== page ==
Pregnant doe w/bloody discharge

Discussion in 'Goats' started by chma4, Feb 27, 2005.

  1. chma4

    chma4 Wolverton Family Farm Supporter

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    I am a new goat owner and I am concerned about one of my pregnant does. I think she is due March 9th or so. She is a pygmy that I took on my farm kind of as a rescue she is 3 years old and had never been bred before. I bred her this fall to my Nigerian Buck and all has been well. Today I noticed a drop or two of blood in my barn. After searching I found that she had slightly blood tinged mucus coming from her vulva. I have heard about the mucus, but always white or yellow, never heard anything about blood. How concerned should I be. She was never too social but also she has been hiding under a table alot lately and I just dont know what to think. Please help I would hate to loose her or her kids! Thanks So Much Christina
     
  2. mpillow

    mpillow Well-Known Member Supporter

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    It sounds like she is losing her mucus plug and should have babies soon.

    Make sure she is eating ok and separated from others....give her a nice drink of molases water and a treat or two to keep her blood sugar up...

    This happens with humans too up to a week before the baby comes.

    I wouldnt be too concerned if it is only a small amount of blood and mostly mucus....unless she stops eating...
     

  3. chma4

    chma4 Wolverton Family Farm Supporter

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    She is not showing any other signs of labor, I hope all is well!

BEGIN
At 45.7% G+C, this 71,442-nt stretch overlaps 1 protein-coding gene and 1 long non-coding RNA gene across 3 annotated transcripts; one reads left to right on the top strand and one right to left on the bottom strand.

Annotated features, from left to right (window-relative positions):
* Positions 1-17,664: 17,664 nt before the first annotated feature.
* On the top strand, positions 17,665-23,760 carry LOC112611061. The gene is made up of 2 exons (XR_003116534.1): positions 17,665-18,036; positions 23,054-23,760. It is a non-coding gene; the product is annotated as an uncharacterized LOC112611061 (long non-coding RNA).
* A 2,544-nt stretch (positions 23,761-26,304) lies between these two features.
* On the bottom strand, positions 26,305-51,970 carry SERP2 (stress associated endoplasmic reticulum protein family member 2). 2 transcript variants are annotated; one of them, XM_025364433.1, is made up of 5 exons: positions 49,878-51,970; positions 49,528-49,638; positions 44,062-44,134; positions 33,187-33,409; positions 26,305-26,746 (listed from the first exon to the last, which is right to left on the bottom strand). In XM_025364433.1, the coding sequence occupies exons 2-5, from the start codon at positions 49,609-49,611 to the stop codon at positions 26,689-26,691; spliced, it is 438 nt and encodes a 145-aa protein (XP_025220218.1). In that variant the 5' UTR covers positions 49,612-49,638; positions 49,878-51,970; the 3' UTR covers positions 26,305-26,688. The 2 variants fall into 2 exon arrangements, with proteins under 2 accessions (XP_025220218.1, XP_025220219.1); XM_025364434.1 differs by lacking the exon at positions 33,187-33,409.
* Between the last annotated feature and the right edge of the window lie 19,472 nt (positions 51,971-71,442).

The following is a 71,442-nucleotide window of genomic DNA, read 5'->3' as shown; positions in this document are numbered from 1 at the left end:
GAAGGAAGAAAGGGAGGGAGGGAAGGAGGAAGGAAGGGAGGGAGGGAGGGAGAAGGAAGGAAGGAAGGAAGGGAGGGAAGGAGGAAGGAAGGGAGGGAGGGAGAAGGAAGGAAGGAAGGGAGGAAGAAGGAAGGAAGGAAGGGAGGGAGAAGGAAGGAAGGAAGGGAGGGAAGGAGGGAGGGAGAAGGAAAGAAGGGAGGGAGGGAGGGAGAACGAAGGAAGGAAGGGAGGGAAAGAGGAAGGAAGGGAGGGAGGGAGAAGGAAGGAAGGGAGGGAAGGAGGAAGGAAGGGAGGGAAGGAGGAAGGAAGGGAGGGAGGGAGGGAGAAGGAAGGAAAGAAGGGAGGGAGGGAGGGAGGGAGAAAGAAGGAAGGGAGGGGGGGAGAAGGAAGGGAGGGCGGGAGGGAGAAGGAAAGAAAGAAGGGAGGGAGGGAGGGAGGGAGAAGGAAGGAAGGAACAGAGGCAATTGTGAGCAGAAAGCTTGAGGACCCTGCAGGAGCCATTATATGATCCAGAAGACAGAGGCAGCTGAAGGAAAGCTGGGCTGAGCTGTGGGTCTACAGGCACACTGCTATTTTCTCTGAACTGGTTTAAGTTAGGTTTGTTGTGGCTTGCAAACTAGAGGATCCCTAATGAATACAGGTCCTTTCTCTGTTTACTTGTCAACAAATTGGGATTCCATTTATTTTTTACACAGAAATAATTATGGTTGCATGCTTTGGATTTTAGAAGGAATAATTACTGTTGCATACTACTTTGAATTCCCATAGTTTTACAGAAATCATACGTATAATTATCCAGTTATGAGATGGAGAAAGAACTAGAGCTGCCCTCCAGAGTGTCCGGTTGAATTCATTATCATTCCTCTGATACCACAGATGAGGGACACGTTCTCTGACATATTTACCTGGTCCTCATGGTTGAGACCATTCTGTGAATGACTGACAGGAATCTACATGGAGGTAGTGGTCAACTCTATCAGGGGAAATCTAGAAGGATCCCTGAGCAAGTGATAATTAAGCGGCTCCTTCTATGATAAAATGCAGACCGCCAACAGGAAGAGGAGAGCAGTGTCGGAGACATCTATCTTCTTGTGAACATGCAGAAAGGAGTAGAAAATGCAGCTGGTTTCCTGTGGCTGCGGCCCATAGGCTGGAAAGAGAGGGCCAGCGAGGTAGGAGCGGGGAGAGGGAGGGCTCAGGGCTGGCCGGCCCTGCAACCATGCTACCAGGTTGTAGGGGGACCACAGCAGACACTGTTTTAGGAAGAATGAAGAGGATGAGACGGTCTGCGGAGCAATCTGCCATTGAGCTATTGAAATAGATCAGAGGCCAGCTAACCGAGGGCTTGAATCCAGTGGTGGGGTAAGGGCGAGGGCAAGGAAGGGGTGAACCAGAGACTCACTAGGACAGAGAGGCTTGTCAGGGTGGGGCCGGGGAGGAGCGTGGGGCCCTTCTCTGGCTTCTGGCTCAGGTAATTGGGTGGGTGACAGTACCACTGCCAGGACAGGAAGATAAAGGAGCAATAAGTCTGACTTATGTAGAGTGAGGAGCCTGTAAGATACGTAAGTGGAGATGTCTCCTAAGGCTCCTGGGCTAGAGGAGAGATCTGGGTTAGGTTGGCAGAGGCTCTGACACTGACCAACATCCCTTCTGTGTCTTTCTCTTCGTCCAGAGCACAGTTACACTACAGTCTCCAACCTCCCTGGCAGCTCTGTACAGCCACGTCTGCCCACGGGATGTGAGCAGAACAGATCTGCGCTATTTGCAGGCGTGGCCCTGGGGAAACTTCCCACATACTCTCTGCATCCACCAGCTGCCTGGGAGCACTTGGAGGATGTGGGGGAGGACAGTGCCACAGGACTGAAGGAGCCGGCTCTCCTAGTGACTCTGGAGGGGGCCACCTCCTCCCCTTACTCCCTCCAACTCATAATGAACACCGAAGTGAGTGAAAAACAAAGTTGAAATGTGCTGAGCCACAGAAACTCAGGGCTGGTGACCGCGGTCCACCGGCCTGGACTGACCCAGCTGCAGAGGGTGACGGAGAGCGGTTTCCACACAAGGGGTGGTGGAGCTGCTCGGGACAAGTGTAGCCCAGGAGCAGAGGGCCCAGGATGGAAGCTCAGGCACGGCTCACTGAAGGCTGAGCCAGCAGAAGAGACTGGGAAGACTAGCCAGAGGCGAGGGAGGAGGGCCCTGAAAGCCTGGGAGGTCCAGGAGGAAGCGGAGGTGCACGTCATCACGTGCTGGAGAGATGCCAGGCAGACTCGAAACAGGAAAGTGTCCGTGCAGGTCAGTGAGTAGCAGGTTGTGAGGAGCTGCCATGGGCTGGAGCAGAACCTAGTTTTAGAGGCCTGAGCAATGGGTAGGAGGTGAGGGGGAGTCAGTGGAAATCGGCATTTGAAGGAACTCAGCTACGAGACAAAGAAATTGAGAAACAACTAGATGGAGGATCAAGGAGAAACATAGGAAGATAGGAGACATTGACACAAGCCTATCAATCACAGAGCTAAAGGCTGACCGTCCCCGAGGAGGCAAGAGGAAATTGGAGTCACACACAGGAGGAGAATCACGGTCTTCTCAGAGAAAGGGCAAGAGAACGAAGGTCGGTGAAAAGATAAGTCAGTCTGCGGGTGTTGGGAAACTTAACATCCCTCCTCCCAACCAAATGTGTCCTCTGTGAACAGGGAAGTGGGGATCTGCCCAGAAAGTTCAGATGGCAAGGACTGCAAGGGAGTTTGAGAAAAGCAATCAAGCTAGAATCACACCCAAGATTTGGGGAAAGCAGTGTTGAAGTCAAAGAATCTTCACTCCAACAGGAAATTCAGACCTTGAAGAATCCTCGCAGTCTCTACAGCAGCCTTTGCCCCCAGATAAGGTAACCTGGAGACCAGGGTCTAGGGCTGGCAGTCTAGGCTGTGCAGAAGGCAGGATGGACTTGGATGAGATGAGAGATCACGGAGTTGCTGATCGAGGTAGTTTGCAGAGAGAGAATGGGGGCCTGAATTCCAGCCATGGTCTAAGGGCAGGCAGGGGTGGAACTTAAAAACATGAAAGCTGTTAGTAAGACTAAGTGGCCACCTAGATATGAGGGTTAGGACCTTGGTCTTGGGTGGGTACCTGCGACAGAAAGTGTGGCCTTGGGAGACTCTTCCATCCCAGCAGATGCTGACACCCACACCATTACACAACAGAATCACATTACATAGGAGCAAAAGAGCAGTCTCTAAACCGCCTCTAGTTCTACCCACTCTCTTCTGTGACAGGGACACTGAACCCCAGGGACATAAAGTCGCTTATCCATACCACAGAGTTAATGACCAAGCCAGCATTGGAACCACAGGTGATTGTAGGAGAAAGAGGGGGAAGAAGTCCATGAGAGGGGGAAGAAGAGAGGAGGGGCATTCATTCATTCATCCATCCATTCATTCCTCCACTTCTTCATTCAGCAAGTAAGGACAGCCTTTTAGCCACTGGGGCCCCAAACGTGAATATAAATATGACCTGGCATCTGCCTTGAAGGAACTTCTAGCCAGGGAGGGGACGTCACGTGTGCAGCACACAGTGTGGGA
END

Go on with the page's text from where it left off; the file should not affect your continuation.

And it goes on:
4. mpillow

    mpillow Well-Known Member Supporter

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    If she is timid, she will likely kid in the middle of the night....

    My girls all kid between 8am and 5 pm and usually on a Sat or Sunday...dont ask why or how but they must like my moral support...
     
  5. debitaber

    debitaber Well-Known Member

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    mpillow, mine do the same thing. One of my does lost her plug todday,. we will have kids in a day or two if not before. I am hopeing for three girls. that is what I want. yup, but I never get what I want , so we shall see.
     
  6. shorty'smom

    shorty'smom Well-Known Member

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    Do you think the does can control when they deliver to an extent? I noticed that my does almost always deliver in the warm part of the day and more often on a warmer day. I do know that in cattle, if you feed them in the evening the cows tend to deliver during the daytime. I've had only 2 out of 26 that have delivered in the night or early in the morning.
     
  7. Vicki McGaugh TX Nubians

    Vicki McGaugh TX Nubians Well-Known Member

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    There is no blood with the loss of a mucous plug. If you found this with your pregnancy you would call your OB. Certainly not blood that you find somewhere in the barn, and then more on the doe. It can be something as simple as a vericose vein, they can be in the vagina, but it can also be the placenta attached on or near the cervics which will become a nitemare if not addressed now. There was also a doe on the board last year that had a blood filled cyst right at the opening of her vagina that we all thought from the discription was a prolapse.

    If you know someone who does AI they can put a speculum in for you and see what is happening, otherwise you really need an ultrasound, and perhaps, if you due date is correct and scheduled section if this doe is valuable to your breeding program. Either way, keep this in the back of your mind, because if the placenta starts bleeding, you can not save the doe without and emergency C section, and if you are more than 5 minutes from help, feild section her yourself, and get those kids out alive, obviously the doe will not make it with this choice.